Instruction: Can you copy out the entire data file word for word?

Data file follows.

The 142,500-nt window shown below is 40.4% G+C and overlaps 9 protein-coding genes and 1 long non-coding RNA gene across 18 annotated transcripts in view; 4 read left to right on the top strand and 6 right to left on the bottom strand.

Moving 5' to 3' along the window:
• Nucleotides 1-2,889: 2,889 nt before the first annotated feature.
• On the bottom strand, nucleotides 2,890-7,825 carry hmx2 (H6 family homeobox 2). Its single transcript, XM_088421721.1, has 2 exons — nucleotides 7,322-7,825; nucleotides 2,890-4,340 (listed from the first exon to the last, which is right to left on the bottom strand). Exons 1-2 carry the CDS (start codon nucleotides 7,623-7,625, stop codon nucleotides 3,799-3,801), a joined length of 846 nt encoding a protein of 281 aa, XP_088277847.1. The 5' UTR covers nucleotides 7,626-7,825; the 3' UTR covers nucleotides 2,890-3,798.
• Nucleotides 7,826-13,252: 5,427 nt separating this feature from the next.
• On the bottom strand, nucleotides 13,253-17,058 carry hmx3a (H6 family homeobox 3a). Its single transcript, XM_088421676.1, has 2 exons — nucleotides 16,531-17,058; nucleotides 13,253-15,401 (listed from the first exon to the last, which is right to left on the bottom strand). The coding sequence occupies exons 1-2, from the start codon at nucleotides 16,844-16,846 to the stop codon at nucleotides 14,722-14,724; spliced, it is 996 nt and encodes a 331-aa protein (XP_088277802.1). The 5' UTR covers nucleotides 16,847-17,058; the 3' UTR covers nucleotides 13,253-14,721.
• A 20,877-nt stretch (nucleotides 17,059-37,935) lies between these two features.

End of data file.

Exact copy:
The 142,500-nt window shown below is 40.4% G+C and overlaps 9 protein-coding genes and 1 long non-coding RNA gene across 18 annotated transcripts in view; 4 read left to right on the top strand and 6 right to left on the bottom strand.

Moving 5' to 3' along the window:
• Nucleotides 1-2,889: 2,889 nt before the first annotated feature.
• On the bottom strand, nucleotides 2,890-7,825 carry hmx2 (H6 family homeobox 2). Its single transcript, XM_088421721.1, has 2 exons — nucleotides 7,322-7,825; nucleotides 2,890-4,340 (listed from the first exon to the last, which is right to left on the bottom strand). Exons 1-2 carry the CDS (start codon nucleotides 7,623-7,625, stop codon nucleotides 3,799-3,801), a joined length of 846 nt encoding a protein of 281 aa, XP_088277847.1. The 5' UTR covers nucleotides 7,626-7,825; the 3' UTR covers nucleotides 2,890-3,798.
• Nucleotides 7,826-13,252: 5,427 nt separating this feature from the next.
• On the bottom strand, nucleotides 13,253-17,058 carry hmx3a (H6 family homeobox 3a). Its single transcript, XM_088421676.1, has 2 exons — nucleotides 16,531-17,058; nucleotides 13,253-15,401 (listed from the first exon to the last, which is right to left on the bottom strand). The coding sequence occupies exons 1-2, from the start codon at nucleotides 16,844-16,846 to the stop codon at nucleotides 14,722-14,724; spliced, it is 996 nt and encodes a 331-aa protein (XP_088277802.1). The 5' UTR covers nucleotides 16,847-17,058; the 3' UTR covers nucleotides 13,253-14,721.
• A 20,877-nt stretch (nucleotides 17,059-37,935) lies between these two features.